Dakota Farmer

Health insurance options expand for SD Farm Bureau membersHealth insurance options expand for SD Farm Bureau members

South Dakota Farm Bureau is now offering health care plans to members on and off the farm.

Sarah McNaughton

November 19, 2021

3 Min Read
laptop and stethoscope-on-desk
GIVING BACK: Adding health care plans to member offerings can help solve health concerns for all South Dakotans, says Krystil Smit, executive director of the South Dakota Farm Bureau.Blue Images/Getty Images

For many farmers and their families, having access to adequate and affordable health care can be a headache waiting to happen. South Dakota Farm Bureau is there to help by offering its own health care and insurance plans to its members.

“Earlier this year in the 2021 legislative session, South Dakota Farm Bureau was successful in getting legislation passed that allows our organization to offer health care coverage to our members,” says Krystil Smit, executive director of SDFB.

After being asked for many years by farm bureau members, Smit says they are excited to be able to offer these health plans to their members. “Our farmers and ranchers often have both spouses working on the farm, who would have to purchase health care plans independently of cost-sharing them with an employer.”

If unable to afford the health care plans or benefits, one spouse or family member will often have an off-farm job to assist with financials and insurance.

Smit says that this plan can help families work together on the farm. “Maybe if their help is still needed on the farm, they can now come back and be that extra hand,” she says.

Filling a need

Before creating the plans, Smit says SDFB conducted market research for the need of an affordable health care plan. “It’s very expensive for our residents, and we found that there are around 80,000 South Dakotans who do not even have health care coverage in the state,” she says.

Partnering with Farm Bureau Health Plans out of Tennessee, these plans are able to save members 35% or more of their monthly health care costs. “Farm Bureau Health Plans and Tennessee have been offering health care to their members for probably 60 years and have built a strong network for this. We are able to partner with them and offer similar coverage right here in South Dakota,” Smit says.

While health care plans through Farm Bureau are currently offered through South Dakota, Tennessee, Kansas and Indiana bureaus, Smit says it’s likely a matter of time until other states follow their work.

“Texas recently passed some legislation and are in similar conversations with Tennessee to offer this in their state,” she says. “We’re hopeful that this continues to grow, and we believe it is the right thing to offer to our farmers and ranchers.”

Health plan options

“There really is a solution for everyone,” Smit says. Aside from full health care options, SDFB offers supplemental care for vision and dental plans. Plans also cover preventive health coverage for mammograms, routine colonoscopies, annual well-women exam, and more are under the four plan options.

“There are Medicare supplement plans, and vision and dental bundles and options to separate plans, which is nice because then members can even supplement an existing plan affordably,” Smit says.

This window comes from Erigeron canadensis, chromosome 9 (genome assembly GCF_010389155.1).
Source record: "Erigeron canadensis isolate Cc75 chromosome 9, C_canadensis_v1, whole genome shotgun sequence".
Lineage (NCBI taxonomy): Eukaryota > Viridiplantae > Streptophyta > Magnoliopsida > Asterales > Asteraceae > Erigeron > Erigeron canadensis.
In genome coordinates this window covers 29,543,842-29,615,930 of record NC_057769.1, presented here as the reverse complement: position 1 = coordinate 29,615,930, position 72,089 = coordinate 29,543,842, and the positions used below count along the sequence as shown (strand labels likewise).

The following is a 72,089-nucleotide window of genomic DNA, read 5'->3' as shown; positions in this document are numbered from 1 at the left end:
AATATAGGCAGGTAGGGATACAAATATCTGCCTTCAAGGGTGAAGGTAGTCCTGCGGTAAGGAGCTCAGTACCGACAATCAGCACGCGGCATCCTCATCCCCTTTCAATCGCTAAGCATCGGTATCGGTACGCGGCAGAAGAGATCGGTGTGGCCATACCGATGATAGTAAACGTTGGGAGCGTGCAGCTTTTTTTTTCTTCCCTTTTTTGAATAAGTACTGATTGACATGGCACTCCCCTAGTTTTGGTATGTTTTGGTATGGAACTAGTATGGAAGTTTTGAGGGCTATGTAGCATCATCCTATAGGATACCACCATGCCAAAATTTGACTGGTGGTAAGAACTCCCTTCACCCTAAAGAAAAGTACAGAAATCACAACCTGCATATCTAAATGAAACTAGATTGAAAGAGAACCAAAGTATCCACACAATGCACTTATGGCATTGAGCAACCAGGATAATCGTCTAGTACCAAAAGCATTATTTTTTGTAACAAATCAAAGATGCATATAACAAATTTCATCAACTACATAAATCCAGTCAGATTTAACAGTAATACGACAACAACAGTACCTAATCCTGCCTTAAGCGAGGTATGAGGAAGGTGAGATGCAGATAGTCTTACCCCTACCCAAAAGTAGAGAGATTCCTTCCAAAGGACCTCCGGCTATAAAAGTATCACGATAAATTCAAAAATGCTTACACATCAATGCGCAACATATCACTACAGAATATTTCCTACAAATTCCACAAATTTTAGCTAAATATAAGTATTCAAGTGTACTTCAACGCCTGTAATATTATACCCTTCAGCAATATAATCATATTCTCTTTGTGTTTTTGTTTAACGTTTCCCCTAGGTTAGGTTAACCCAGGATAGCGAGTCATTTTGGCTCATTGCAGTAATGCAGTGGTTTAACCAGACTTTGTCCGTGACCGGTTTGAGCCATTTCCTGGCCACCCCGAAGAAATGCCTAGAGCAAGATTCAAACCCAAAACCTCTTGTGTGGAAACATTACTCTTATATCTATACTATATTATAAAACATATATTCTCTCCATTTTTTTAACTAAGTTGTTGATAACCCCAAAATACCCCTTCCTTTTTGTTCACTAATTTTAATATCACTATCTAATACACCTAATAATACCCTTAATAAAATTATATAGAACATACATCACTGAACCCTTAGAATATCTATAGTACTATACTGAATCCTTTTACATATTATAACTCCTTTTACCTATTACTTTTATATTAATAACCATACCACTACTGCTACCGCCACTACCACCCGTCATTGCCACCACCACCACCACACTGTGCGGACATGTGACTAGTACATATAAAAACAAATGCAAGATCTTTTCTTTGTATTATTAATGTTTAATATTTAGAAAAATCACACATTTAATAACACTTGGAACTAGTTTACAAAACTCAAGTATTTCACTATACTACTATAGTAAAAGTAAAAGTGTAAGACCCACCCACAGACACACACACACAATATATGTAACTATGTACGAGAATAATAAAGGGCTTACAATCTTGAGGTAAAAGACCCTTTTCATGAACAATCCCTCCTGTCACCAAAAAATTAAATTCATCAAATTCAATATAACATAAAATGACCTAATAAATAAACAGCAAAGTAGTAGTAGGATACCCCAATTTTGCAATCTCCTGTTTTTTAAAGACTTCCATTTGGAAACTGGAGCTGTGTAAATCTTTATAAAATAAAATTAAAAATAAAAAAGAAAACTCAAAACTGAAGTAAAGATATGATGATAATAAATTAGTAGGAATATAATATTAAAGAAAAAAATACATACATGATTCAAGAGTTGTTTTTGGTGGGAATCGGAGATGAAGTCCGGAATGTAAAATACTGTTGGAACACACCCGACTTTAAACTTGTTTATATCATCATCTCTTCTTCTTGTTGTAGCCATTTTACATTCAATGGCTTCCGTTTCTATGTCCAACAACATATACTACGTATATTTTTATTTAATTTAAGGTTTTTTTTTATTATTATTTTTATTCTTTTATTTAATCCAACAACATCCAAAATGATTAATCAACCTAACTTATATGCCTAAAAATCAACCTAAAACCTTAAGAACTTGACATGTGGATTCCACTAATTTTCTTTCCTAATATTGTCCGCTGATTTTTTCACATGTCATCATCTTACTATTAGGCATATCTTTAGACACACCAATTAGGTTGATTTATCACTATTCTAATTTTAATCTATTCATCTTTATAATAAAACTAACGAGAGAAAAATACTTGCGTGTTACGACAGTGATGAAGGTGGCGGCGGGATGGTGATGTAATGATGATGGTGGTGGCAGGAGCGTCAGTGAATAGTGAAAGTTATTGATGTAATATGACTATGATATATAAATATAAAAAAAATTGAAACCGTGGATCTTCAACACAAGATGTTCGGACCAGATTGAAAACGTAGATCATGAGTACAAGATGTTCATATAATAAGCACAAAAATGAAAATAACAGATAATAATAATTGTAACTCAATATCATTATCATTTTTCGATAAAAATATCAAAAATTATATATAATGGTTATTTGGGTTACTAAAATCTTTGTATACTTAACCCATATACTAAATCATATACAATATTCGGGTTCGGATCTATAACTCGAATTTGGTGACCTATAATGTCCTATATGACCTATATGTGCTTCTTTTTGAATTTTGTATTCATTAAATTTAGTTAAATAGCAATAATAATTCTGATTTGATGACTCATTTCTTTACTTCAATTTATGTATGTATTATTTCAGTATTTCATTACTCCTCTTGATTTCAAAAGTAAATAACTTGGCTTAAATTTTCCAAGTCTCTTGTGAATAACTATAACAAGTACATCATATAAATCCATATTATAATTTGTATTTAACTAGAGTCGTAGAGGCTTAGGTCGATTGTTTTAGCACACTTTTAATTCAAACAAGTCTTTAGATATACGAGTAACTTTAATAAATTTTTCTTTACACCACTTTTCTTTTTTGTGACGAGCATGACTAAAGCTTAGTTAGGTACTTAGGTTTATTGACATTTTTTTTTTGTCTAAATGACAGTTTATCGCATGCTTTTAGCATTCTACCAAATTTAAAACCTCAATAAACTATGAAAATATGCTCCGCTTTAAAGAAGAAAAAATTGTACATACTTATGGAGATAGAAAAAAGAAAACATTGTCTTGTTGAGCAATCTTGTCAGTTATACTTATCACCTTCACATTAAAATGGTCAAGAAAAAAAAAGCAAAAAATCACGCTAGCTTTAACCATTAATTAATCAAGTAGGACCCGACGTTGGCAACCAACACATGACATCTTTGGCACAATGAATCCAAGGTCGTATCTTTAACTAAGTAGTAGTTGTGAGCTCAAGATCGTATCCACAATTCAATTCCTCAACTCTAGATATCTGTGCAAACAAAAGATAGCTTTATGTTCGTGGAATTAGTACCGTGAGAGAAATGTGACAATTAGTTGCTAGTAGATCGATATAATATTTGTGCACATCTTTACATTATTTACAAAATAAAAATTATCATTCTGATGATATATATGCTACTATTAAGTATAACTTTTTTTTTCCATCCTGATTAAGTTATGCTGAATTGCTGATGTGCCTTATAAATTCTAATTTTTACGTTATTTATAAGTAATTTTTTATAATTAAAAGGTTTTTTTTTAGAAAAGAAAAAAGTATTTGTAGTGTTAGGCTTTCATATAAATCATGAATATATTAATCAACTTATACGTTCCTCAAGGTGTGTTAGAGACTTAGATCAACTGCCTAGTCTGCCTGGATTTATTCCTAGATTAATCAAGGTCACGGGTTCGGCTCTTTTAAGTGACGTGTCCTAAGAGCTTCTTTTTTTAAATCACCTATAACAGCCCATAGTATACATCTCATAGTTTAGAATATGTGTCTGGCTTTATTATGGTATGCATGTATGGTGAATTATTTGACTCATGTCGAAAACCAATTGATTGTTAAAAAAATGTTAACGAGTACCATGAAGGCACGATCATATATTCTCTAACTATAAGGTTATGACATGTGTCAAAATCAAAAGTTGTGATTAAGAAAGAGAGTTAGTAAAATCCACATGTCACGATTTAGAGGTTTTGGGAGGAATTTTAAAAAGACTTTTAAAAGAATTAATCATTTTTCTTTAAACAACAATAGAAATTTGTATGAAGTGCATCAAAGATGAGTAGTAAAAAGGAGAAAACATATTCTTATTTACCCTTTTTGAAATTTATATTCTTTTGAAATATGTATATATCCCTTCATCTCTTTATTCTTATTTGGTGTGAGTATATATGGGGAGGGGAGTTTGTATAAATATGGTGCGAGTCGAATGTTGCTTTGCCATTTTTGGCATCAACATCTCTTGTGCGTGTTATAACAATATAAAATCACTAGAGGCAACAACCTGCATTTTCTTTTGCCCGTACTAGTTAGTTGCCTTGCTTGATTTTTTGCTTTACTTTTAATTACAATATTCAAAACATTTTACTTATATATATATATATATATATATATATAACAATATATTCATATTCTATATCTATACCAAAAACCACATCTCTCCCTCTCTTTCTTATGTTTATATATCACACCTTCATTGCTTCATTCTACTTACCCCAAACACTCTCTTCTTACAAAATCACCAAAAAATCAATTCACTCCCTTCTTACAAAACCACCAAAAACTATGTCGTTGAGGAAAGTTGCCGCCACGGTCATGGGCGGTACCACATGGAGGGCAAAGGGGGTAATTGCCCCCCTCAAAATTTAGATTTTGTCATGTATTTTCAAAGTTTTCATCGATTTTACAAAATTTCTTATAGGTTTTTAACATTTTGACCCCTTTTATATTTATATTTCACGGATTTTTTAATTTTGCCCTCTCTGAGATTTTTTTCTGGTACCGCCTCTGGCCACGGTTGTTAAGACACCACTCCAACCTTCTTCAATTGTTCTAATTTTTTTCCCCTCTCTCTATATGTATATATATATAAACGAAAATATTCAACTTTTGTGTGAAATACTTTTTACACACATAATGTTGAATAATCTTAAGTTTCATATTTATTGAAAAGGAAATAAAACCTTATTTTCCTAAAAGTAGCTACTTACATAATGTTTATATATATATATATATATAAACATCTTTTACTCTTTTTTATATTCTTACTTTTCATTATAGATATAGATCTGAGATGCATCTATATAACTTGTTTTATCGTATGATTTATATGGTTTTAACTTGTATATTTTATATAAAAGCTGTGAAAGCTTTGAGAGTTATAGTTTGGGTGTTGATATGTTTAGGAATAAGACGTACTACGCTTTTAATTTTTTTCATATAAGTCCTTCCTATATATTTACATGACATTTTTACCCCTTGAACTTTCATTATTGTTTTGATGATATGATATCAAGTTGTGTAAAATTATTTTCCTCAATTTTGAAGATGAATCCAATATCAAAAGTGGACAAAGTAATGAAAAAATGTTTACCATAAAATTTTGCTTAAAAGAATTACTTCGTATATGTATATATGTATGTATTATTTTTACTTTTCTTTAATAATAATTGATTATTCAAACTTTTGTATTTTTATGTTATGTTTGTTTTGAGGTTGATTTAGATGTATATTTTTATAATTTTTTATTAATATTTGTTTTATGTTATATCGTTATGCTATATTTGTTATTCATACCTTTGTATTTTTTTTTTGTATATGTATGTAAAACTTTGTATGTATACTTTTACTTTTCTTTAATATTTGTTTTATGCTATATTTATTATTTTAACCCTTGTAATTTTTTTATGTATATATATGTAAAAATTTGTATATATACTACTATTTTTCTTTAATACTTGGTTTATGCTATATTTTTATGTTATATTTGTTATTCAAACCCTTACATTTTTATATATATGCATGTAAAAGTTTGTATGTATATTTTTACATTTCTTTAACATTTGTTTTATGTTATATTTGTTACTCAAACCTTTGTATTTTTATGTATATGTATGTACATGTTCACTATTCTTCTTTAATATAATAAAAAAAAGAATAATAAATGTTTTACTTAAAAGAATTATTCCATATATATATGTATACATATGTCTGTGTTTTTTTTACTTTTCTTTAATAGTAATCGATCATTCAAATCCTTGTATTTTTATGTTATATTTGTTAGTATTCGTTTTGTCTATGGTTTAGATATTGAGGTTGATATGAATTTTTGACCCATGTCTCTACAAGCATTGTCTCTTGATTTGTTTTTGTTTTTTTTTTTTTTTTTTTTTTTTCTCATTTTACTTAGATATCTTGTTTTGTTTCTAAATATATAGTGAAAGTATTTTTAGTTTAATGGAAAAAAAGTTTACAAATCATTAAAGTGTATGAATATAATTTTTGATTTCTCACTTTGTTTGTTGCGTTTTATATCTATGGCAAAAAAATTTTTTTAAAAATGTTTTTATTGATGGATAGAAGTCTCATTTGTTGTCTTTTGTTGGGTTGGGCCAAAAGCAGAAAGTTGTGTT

In its partnership with a large existing network, South Dakota Farm Bureau can extend coverage to members outside of state lines. “We’re not confined to the borders of South Dakota, as members of the United Health Care Choice network. So even if you’re out of state and need medical care, you’re covered.”

Not a farmer or rancher? These plans are available to all South Dakotans with a membership to South Dakota Farm Bureau. “We don’t limit our membership, and anyone can become a member of South Dakota Farm Bureau or other state’s Farm Bureau,” Smit says. “These plans can be utilized by all members.”

An annual membership to the South Dakota Farm Bureau costs $60. To find more information and to get a quote for a new health care plan, check out South Dakota Farm Bureau health plans.

About the Author(s)

Sarah McNaughton

Editor, Dakota Farmer, Farm Progress

Sarah McNaughton is a graduate of North Dakota State University, with a bachelor’s degree in agriculture communications, along with minors in animal science and Extension education. She is working on completing her master’s degree in Extension education and youth development, also at NDSU. In her undergraduate program, she discovered a love for the agriculture industry and the people who work in it through her courses and involvement in professional and student organizations.

After graduating college, Sarah worked at KFGO Radio out of Fargo, N.D., as a farm and ranch reporter. She covered agriculture and agribusiness news for North Dakota, South Dakota and Minnesota. Most recently she was a 4-H Extension agent in Cass County, N.D., teaching, coordinating and facilitating youth programming in various project areas.

She is involved in agriculture in both her professional and personal life, serving on the executive board for North Dakota Agri-Women, and as a member in American Agri-Women, Sigma Alpha Professional Agriculture Sorority Alumni and Professional Women in Agri-business. As a life-long 4-H’er, she is a regular volunteer for North Dakota 4-H programs and events.

In her free time, she is an avid backpacker and hiker, enjoys running with her cattle dog Ripley, and can be found most summer weekends at rodeos around the Midwest.

Sarah is originally from Grand Forks, N.D., and currently resides in Fargo.

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